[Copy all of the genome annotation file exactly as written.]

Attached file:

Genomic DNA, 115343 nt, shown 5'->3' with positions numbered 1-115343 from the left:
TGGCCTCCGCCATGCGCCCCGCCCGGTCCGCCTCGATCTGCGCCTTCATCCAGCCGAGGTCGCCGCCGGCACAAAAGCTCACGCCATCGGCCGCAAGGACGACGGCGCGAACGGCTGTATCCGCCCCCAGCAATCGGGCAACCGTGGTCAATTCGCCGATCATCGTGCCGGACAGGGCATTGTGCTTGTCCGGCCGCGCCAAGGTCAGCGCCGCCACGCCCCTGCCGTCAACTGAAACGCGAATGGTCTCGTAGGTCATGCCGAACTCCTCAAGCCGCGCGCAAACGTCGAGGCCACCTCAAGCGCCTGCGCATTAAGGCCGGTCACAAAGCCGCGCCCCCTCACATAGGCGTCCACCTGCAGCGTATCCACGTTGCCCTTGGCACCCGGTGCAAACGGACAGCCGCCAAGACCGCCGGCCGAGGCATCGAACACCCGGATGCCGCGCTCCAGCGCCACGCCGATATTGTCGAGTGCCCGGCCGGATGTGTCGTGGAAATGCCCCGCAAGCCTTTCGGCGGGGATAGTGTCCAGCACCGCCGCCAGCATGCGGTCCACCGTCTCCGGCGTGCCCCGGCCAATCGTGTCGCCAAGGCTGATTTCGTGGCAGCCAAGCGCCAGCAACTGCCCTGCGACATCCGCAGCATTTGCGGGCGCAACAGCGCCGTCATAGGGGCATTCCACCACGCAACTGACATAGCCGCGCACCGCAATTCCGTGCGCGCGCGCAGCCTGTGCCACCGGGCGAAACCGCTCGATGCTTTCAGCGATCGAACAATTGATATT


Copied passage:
Genomic DNA, 115343 nt, shown 5'->3' with positions numbered 1-115343 from the left:
TGGCCTCCGCCATGCGCCCCGCCCGGTCCGCCTCGATCTGCGCCTTCATCCAGCCGAGGTCGCCGCCGGCACAAAAGCTCACGCCATCGGCCGCAAGGACGACGGCGCGAACGGCTGTATCCGCCCCCAGCAATCGGGCAACCGTGGTCAATTCGCCGATCATCGTGCCGGACAGGGCATTGTGCTTGTCCGGCCGCGCCAAGGTCAGCGCCGCCACGCCCCTGCCGTCAACTGAAACGCGAATGGTCTCGTAGGTCATGCCGAACTCCTCAAGCCGCGCGCAAACGTCGAGGCCACCTCAAGCGCCTGCGCATTAAGGCCGGTCACAAAGCCGCGCCCCCTCACATAGGCGTCCACCTGCAGCGTATCCACGTTGCCCTTGGCACCCGGTGCAAACGGACAGCCGCCAAGACCGCCGGCCGAGGCATCGAACACCCGGATGCCGCGCTCCAGCGCCACGCCGATATTGTCGAGTGCCCGGCCGGATGTGTCGTGGAAATGCCCCGCAAGCCTTTCGGCGGGGATAGTGTCCAGCACCGCCGCCAGCATGCGGTCCACCGTCTCCGGCGTGCCCCGGCCAATCGTGTCGCCAAGGCTGATTTCGTGGCAGCCAAGCGCCAGCAACTGCCCTGCGACATCCGCAGCATTTGCGGGCGCAACAGCGCCGTCATAGGGGCATTCCACCACGCAACTGACATAGCCGCGCACCGCAATTCCGTGCGCGCGCGCAGCCTGTGCCACCGGGCGAAACCGCTCGATGCTTTCAGCGATCGAACAATTGATATT